About the start of his career with Dior, JLS said, “I was there to learn. I drew models, I sewed with my left hand, helped with fittings in Mr. Dior’s studio. It was magnificent, everything was elegant. I was happy to learn the basics of the trade, a remarkable technique; I have used this all my life.” So, you can definitely say that his career took shape at the House of Dior.


After these first 3 years with Dior, he went to work for Louis Féraud where, like he said, he learned the commercial side of things. Of course, he continued creating his own style.


To Each His Own

Scherrer brooch (left) with Dior necklace

Scherrer brooch (left) with Dior necklace © art-deco.eu – CLICK ON PHOTO FOR LARGER VIEW


In 1962, JLS launched his own fashion house on the Rue du Faubourg Saint-Honoré in Paris with the backing of a French millionaire. That was in the same year that YSL and André Courrèges started their own labels.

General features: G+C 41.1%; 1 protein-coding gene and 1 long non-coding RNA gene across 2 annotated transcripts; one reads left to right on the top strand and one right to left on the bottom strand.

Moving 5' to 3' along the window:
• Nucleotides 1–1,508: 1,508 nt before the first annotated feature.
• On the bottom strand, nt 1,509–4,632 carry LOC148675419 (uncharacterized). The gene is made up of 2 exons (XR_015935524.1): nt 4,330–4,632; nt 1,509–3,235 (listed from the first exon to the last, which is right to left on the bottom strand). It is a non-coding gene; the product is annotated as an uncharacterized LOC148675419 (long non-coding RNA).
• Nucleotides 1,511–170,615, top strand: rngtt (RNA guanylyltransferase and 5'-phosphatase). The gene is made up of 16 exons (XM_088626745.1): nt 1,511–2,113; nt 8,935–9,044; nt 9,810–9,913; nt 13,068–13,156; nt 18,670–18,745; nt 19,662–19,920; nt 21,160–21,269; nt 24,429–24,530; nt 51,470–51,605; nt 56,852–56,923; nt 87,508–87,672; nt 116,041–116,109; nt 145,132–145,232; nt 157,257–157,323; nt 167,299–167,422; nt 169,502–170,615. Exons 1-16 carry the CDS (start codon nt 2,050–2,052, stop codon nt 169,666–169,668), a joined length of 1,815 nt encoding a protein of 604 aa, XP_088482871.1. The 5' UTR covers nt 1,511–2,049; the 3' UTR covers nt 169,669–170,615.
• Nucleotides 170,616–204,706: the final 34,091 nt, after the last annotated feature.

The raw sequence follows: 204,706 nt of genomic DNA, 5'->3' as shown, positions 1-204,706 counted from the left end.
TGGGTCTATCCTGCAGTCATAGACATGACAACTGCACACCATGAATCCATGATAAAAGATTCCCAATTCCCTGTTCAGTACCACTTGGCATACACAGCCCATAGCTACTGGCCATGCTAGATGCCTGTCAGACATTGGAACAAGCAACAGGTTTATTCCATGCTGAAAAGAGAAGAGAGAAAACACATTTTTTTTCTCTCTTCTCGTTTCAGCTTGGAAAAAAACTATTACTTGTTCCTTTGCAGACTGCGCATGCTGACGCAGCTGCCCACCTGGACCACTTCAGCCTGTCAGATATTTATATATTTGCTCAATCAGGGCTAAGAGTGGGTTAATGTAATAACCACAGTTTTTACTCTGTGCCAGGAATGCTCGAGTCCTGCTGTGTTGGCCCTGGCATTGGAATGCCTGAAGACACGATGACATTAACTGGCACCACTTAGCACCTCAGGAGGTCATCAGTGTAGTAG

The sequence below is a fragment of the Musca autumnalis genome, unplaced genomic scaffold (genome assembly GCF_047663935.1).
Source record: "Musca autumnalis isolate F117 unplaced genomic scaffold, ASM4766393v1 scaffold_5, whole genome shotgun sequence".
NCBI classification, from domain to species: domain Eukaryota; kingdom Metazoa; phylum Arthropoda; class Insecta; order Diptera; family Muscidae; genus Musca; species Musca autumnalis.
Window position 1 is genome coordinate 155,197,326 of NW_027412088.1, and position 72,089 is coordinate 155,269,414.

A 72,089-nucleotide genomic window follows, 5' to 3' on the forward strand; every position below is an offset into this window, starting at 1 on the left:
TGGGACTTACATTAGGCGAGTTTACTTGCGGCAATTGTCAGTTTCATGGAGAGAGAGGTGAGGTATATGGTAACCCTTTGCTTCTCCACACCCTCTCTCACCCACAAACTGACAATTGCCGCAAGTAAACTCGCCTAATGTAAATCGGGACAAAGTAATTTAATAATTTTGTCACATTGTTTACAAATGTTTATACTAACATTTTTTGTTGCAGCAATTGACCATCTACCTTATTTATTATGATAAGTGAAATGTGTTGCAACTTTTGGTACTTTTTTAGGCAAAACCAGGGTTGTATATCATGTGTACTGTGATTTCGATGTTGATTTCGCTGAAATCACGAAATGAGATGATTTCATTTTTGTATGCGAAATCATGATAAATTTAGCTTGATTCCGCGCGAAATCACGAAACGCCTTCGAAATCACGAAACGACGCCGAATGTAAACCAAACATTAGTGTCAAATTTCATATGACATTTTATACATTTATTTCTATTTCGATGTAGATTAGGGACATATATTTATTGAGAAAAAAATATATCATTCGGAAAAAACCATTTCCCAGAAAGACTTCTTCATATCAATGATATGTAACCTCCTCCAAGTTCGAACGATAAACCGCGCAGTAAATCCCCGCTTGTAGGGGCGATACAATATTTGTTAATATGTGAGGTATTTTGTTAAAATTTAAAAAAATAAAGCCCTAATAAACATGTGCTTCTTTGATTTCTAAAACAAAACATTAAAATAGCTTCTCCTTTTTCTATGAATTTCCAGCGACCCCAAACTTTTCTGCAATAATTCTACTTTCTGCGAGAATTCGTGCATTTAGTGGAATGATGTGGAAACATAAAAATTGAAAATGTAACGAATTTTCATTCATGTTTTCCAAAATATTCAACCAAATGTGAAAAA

In January of 1963, he presented his first fashion show in a former wine cellar. The show was well received and very promising. In the mid-1960s Scherrer had an agreement with the American department store Bergdorf Goodman to grant them exclusive rights to reproduce and resell his designs in the States. His fashion designs were also very successful in Japan and so later a Japanese group, Seibu, became licensee for his designs.


In 1971, he lived his dream by opening a boutique in the Rue Montaigne, close to where he started his career at the house of Dior, and received the appellation “haute couture.” In the basement Scherrer sold haute couture, and on the ground floor Prêt-à-porter or ready to wear. He also diversified with accessories such as eye wear, shoes, ties and, of course, costume jewelry.

Art Deco style Scherrer jewelry and buckles, 1980s

Art Deco style Scherrer jewelry and buckles, 1980s © art-deco.eu – CLICK ON PHOTO FOR LARGER VIEW


At the end of that decade he also launched his first perfume. Not only the perfume bottle, but also the brooch that the woman in the advertisement is wearing is in a typically Art Deco style.


In September of 1979, JLS stated in the publication L’Officiel de la Couture, “I adore bolts out of the blue, but I like solidity, elegance, Hollywood. My favorite period, the only one that will endure, is the 1930s.” The Art Deco influence you can also see in the Scherrer buckles, necklace and brooches shown here.